Negotiating Like A Pawn Star


If you haven’t yet tuned into the History Channel’s Pawn Stars, I highly recommend that you check it out. It’s 1 part history, 1 part comedic gold, and 3 parts business acumen. The pawn shop is successful because they buy low, and sell high. And these guys have turned buying low into an art form. They follow a few simple rules for negotiating, and I think these translate beautifully for any startup or small business who will likely be negotiating on a regular basis.

Know your stuff

If you are not prepared, the other guy will be. Now I’m not sure if Rich (he’s on camera the most) is the smartest guy on the planet, or if the producers feed him his info, but he certainly is well prepared to negotiate on every item that comes into his store. And when he doesn’t know, he calls in an expert.

This is a great lesson for everyone. One reason why Rich is so successful is that he thoroughly knows the items he’s negotiating over. He knows their value, their lineage, and their resale market. Oftentimes, he knows significantly more about all three of these areas than the item’s owner, and this always gives him the upper hand.

Keep emotion out of it

From time to time, you will see the Gold and Silver Pawn Shop guys get really excited about an item when it walks in the door. But this excitement disappears when the negotiations start. In fact, you’d think that the Pawn Stars guys really don’t even want the item anymore. Rich and crew know that the owner of the item is a) looking for money and b) at one time was attached to the item and no longer is, or c) found the item by pure dumb luck and is getting a free payday.

The Pawn Stars guys are largely immune to emotion due to their experience and the fact that their job demands it to be successful, but it doesn’t prevent them from using a lack of emotion to their advantage.

Hold your ground

Here’s a recent negotiation that I saw:

Rich: What do you want for it?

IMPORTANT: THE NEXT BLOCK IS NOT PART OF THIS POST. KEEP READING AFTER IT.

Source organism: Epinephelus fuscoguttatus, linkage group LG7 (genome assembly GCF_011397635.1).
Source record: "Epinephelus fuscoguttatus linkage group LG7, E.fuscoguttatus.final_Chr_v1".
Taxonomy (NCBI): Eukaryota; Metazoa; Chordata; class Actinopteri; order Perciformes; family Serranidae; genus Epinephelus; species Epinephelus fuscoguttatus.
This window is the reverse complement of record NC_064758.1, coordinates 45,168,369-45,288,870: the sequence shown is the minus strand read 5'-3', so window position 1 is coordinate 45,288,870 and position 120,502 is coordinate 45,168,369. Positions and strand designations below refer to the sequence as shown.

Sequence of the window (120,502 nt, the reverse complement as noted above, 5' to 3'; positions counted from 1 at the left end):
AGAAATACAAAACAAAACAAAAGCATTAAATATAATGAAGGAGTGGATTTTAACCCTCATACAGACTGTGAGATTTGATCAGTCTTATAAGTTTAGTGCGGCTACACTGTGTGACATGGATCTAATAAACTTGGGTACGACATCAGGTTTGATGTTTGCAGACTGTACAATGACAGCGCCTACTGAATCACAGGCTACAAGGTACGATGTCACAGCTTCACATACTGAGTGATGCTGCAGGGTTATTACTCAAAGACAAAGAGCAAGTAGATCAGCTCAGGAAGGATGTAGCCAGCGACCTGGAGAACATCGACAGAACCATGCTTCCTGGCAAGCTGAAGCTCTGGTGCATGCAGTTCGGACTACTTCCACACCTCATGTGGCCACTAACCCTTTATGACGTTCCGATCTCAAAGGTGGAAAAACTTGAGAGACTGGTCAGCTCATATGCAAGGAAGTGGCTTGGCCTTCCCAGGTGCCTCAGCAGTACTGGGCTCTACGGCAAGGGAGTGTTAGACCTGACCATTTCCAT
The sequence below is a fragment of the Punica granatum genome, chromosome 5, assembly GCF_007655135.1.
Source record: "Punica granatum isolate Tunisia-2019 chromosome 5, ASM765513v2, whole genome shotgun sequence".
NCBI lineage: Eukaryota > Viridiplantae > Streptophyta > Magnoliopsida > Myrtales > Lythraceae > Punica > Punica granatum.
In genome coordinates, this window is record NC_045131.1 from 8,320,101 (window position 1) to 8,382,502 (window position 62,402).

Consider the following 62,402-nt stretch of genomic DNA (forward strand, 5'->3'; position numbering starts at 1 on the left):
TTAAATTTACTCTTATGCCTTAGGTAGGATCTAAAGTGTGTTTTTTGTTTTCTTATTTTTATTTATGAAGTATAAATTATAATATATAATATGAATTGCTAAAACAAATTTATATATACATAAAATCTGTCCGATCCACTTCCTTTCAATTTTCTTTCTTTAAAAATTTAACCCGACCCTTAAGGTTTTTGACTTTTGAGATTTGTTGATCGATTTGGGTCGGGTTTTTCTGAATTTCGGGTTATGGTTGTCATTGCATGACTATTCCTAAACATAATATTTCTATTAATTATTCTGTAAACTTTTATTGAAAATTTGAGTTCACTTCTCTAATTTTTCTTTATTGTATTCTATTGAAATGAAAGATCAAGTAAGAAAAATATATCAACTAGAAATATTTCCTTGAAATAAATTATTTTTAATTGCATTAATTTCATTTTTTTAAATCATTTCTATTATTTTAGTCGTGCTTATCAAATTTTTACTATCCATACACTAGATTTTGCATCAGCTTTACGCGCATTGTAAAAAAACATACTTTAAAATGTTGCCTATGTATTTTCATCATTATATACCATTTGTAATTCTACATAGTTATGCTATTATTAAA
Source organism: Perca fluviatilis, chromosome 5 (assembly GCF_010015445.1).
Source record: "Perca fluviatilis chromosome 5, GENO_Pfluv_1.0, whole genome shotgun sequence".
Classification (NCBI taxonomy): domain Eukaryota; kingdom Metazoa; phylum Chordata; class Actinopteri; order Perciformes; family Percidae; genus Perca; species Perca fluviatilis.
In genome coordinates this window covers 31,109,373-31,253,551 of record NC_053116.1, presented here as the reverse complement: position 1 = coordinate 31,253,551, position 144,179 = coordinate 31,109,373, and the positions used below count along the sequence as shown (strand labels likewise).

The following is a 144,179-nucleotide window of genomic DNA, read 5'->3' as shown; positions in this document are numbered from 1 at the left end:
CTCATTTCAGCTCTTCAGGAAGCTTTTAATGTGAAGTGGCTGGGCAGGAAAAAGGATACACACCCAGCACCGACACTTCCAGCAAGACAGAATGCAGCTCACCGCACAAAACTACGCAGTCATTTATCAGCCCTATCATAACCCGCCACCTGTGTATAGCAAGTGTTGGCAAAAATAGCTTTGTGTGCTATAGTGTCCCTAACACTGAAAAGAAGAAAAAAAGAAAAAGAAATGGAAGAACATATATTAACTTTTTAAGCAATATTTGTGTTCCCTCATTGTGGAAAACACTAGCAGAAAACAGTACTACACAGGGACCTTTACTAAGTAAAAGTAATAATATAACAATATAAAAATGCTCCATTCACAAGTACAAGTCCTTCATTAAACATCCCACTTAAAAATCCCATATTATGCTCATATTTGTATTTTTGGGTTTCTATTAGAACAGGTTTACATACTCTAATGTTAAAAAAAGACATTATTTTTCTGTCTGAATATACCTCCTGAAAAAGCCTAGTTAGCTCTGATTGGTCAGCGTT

Naïve Item Owner: $10k.

Rich (laughs): I can give you $2k.

Naïve Item Owner: How about $7,500?

Rich: I can go up to $2,500, but that’s as high as I’ll go.

Naïve Item Owner: How about $3k?

Rich: I’ll give you $2,800 but that’s my final offer.

Naïve Item Owner: Deal.

By staying close to his original offer, and moving in smaller increments at each rung, Rich has systematically convinced the other side that the value of the item is really much, much closer to his beginning offer. The first rung is likely a shock to the owner, but once the owner commits to the negotiation by staying in it, Rich knows that he has the owner hooked. Also note that Rich never starts the negotiation. Always let the other side go first, so that you can react to them. It’s much easier to set your limits after you know their starting point.

Be willing to walk away

This is the ultimate close, and one that the Pawn Stars guys use often. If you go into the negotiation willing to walk away, then you’ll never get a deal that you don’t like.

Posted in: Pitching/Decks

About the Author(s)

Kevin Vela

Kevin is the managing partner at Vela Wood. He focuses his practice in the areas of venture financing, M&A, fund representation, and gaming law.

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